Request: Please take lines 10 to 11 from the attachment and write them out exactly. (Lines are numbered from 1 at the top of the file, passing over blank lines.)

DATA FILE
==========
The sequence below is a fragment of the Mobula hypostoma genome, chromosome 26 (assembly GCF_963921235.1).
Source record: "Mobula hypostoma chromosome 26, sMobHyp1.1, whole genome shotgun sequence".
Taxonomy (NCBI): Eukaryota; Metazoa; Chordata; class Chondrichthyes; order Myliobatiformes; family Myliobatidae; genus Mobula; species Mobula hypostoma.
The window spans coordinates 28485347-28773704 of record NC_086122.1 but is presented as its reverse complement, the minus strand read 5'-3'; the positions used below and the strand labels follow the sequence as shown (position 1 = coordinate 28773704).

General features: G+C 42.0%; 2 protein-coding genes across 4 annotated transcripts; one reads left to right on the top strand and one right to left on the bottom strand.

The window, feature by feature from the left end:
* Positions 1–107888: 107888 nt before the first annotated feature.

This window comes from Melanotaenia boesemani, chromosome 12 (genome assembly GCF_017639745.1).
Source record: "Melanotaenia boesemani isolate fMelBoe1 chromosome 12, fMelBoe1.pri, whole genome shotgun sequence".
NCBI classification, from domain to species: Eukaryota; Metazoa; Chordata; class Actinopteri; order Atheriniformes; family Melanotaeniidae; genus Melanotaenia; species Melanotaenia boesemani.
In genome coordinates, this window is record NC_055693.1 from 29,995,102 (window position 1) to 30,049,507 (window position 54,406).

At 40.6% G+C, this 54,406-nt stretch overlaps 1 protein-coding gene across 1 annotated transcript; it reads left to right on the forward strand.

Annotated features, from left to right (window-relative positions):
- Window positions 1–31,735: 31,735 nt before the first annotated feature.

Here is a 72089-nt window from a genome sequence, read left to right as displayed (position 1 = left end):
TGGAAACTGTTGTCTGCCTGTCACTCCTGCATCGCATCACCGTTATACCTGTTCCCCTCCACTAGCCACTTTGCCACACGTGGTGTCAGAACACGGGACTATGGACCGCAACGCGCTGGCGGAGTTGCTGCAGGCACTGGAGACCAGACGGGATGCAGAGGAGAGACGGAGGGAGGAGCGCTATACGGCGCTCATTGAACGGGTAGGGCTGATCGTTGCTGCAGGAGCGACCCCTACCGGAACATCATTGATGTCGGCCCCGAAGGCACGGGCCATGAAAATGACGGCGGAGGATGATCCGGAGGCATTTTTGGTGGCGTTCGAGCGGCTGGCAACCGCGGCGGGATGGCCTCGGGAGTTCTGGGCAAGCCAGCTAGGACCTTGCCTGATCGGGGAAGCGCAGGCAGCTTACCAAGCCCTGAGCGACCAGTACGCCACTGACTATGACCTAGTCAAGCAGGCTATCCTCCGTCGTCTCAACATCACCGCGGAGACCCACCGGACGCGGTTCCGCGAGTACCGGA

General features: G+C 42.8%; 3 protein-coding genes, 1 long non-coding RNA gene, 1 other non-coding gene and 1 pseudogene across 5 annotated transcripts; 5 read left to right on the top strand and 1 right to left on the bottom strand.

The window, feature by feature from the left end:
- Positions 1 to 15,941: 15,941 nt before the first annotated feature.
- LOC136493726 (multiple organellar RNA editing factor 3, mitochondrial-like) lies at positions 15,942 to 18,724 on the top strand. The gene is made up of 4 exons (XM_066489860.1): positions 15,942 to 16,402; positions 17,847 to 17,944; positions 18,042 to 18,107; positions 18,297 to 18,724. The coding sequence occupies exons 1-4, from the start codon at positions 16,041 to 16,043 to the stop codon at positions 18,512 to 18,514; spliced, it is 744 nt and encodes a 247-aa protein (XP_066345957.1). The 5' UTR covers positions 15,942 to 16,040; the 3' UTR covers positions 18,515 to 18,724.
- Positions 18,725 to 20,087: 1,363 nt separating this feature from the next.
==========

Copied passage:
NCBI classification, from domain to species: Eukaryota; Metazoa; Chordata; class Actinopteri; order Atheriniformes; family Melanotaeniidae; genus Melanotaenia; species Melanotaenia boesemani.
In genome coordinates, this window is record NC_055693.1 from 29,995,102 (window position 1) to 30,049,507 (window position 54,406).